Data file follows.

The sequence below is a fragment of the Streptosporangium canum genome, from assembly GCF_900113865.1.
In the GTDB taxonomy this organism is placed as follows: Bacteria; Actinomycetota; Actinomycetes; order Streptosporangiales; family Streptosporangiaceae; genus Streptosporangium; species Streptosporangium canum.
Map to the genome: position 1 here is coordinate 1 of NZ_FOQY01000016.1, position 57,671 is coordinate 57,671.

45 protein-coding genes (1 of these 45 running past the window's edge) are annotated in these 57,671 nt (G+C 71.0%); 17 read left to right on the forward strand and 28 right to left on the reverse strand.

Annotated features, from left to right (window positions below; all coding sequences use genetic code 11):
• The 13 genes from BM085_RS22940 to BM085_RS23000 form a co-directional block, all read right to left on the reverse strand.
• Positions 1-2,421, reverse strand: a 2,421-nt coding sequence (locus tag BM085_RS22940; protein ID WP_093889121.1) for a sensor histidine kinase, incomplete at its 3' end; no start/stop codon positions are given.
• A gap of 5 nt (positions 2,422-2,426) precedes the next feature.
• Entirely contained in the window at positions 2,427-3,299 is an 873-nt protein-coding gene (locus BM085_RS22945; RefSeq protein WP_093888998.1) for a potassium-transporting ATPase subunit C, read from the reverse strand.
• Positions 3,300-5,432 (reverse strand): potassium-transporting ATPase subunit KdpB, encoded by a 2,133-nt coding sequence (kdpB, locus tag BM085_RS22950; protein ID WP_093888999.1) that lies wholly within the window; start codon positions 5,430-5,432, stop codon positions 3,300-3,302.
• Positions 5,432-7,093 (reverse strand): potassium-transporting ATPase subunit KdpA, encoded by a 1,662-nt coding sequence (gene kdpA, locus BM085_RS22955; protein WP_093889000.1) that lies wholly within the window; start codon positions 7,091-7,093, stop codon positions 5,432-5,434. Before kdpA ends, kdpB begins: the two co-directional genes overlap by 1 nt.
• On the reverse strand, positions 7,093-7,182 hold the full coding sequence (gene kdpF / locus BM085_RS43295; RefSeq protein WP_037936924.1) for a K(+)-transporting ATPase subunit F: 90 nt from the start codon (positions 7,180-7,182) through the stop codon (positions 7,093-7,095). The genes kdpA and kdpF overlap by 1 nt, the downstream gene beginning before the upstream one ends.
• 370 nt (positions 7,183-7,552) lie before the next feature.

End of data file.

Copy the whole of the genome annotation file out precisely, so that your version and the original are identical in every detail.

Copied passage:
The sequence below is a fragment of the Streptosporangium canum genome, from assembly GCF_900113865.1.
In the GTDB taxonomy this organism is placed as follows: Bacteria; Actinomycetota; Actinomycetes; order Streptosporangiales; family Streptosporangiaceae; genus Streptosporangium; species Streptosporangium canum.
Map to the genome: position 1 here is coordinate 1 of NZ_FOQY01000016.1, position 57,671 is coordinate 57,671.

45 protein-coding genes (1 of these 45 running past the window's edge) are annotated in these 57,671 nt (G+C 71.0%); 17 read left to right on the forward strand and 28 right to left on the reverse strand.

Annotated features, from left to right (window positions below; all coding sequences use genetic code 11):
• The 13 genes from BM085_RS22940 to BM085_RS23000 form a co-directional block, all read right to left on the reverse strand.
• Positions 1-2,421, reverse strand: a 2,421-nt coding sequence (locus tag BM085_RS22940; protein ID WP_093889121.1) for a sensor histidine kinase, incomplete at its 3' end; no start/stop codon positions are given.
• A gap of 5 nt (positions 2,422-2,426) precedes the next feature.
• Entirely contained in the window at positions 2,427-3,299 is an 873-nt protein-coding gene (locus BM085_RS22945; RefSeq protein WP_093888998.1) for a potassium-transporting ATPase subunit C, read from the reverse strand.
• Positions 3,300-5,432 (reverse strand): potassium-transporting ATPase subunit KdpB, encoded by a 2,133-nt coding sequence (kdpB, locus tag BM085_RS22950; protein ID WP_093888999.1) that lies wholly within the window; start codon positions 5,430-5,432, stop codon positions 3,300-3,302.
• Positions 5,432-7,093 (reverse strand): potassium-transporting ATPase subunit KdpA, encoded by a 1,662-nt coding sequence (gene kdpA, locus BM085_RS22955; protein WP_093889000.1) that lies wholly within the window; start codon positions 7,091-7,093, stop codon positions 5,432-5,434. Before kdpA ends, kdpB begins: the two co-directional genes overlap by 1 nt.
• On the reverse strand, positions 7,093-7,182 hold the full coding sequence (gene kdpF / locus BM085_RS43295; RefSeq protein WP_037936924.1) for a K(+)-transporting ATPase subunit F: 90 nt from the start codon (positions 7,180-7,182) through the stop codon (positions 7,093-7,095). The genes kdpA and kdpF overlap by 1 nt, the downstream gene beginning before the upstream one ends.
• 370 nt (positions 7,183-7,552) lie before the next feature.